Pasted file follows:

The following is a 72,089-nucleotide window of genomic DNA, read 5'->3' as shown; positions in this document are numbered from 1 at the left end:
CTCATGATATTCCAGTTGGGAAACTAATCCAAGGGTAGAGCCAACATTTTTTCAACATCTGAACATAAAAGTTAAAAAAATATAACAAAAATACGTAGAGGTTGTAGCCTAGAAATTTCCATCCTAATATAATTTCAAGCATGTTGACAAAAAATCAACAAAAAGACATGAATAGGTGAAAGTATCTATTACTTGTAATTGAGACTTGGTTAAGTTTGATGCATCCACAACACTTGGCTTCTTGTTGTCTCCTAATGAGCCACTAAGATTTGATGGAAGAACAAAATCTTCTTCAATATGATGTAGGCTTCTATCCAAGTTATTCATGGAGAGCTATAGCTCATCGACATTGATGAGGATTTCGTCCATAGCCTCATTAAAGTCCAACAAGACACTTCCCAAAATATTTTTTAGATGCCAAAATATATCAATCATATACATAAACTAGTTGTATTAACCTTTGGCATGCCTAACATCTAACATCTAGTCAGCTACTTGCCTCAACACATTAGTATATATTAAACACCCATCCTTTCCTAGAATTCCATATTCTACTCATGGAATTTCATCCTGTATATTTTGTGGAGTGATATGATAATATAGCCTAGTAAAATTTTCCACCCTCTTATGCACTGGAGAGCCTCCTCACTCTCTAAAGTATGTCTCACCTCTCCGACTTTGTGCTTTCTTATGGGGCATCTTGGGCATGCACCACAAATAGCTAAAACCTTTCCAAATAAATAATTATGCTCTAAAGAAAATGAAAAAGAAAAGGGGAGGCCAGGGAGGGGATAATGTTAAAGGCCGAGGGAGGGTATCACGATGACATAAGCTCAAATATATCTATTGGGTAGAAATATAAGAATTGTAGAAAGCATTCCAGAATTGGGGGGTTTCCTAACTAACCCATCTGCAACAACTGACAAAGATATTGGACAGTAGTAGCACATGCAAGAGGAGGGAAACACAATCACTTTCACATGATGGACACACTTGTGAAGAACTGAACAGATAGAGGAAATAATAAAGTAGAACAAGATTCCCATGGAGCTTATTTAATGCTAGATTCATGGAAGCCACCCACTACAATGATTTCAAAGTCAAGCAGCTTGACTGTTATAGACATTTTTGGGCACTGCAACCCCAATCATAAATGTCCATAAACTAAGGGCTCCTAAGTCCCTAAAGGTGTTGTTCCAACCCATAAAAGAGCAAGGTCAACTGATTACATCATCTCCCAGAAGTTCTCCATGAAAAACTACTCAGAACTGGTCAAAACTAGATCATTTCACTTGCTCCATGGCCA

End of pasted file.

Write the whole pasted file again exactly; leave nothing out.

The following is a 72,089-nucleotide window of genomic DNA, read 5'->3' as shown; positions in this document are numbered from 1 at the left end:
CTCATGATATTCCAGTTGGGAAACTAATCCAAGGGTAGAGCCAACATTTTTTCAACATCTGAACATAAAAGTTAAAAAAATATAACAAAAATACGTAGAGGTTGTAGCCTAGAAATTTCCATCCTAATATAATTTCAAGCATGTTGACAAAAAATCAACAAAAAGACATGAATAGGTGAAAGTATCTATTACTTGTAATTGAGACTTGGTTAAGTTTGATGCATCCACAACACTTGGCTTCTTGTTGTCTCCTAATGAGCCACTAAGATTTGATGGAAGAACAAAATCTTCTTCAATATGATGTAGGCTTCTATCCAAGTTATTCATGGAGAGCTATAGCTCATCGACATTGATGAGGATTTCGTCCATAGCCTCATTAAAGTCCAACAAGACACTTCCCAAAATATTTTTTAGATGCCAAAATATATCAATCATATACATAAACTAGTTGTATTAACCTTTGGCATGCCTAACATCTAACATCTAGTCAGCTACTTGCCTCAACACATTAGTATATATTAAACACCCATCCTTTCCTAGAATTCCATATTCTACTCATGGAATTTCATCCTGTATATTTTGTGGAGTGATATGATAATATAGCCTAGTAAAATTTTCCACCCTCTTATGCACTGGAGAGCCTCCTCACTCTCTAAAGTATGTCTCACCTCTCCGACTTTGTGCTTTCTTATGGGGCATCTTGGGCATGCACCACAAATAGCTAAAACCTTTCCAAATAAATAATTATGCTCTAAAGAAAATGAAAAAGAAAAGGGGAGGCCAGGGAGGGGATAATGTTAAAGGCCGAGGGAGGGTATCACGATGACATAAGCTCAAATATATCTATTGGGTAGAAATATAAGAATTGTAGAAAGCATTCCAGAATTGGGGGGTTTCCTAACTAACCCATCTGCAACAACTGACAAAGATATTGGACAGTAGTAGCACATGCAAGAGGAGGGAAACACAATCACTTTCACATGATGGACACACTTGTGAAGAACTGAACAGATAGAGGAAATAATAAAGTAGAACAAGATTCCCATGGAGCTTATTTAATGCTAGATTCATGGAAGCCACCCACTACAATGATTTCAAAGTCAAGCAGCTTGACTGTTATAGACATTTTTGGGCACTGCAACCCCAATCATAAATGTCCATAAACTAAGGGCTCCTAAGTCCCTAAAGGTGTTGTTCCAACCCATAAAAGAGCAAGGTCAACTGATTACATCATCTCCCAGAAGTTCTCCATGAAAAACTACTCAGAACTGGTCAAAACTAGATCATTTCACTTGCTCCATGGCCA